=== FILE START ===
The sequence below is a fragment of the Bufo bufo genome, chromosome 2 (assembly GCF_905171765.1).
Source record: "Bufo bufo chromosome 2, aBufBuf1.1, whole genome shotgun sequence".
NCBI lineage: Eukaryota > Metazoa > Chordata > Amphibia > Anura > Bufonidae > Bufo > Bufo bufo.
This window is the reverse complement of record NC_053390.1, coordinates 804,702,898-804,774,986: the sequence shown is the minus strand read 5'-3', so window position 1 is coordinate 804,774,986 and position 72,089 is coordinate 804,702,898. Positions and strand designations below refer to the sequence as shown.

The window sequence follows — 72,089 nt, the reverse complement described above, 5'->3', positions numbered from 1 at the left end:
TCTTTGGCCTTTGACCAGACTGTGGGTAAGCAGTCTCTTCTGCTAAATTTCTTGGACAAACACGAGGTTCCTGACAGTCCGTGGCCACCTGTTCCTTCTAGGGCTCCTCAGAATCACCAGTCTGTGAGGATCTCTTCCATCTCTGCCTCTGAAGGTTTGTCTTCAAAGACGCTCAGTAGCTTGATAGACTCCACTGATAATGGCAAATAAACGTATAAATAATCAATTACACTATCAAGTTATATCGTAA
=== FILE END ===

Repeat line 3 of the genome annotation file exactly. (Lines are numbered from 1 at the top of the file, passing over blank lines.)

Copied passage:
NCBI lineage: Eukaryota > Metazoa > Chordata > Amphibia > Anura > Bufonidae > Bufo > Bufo bufo.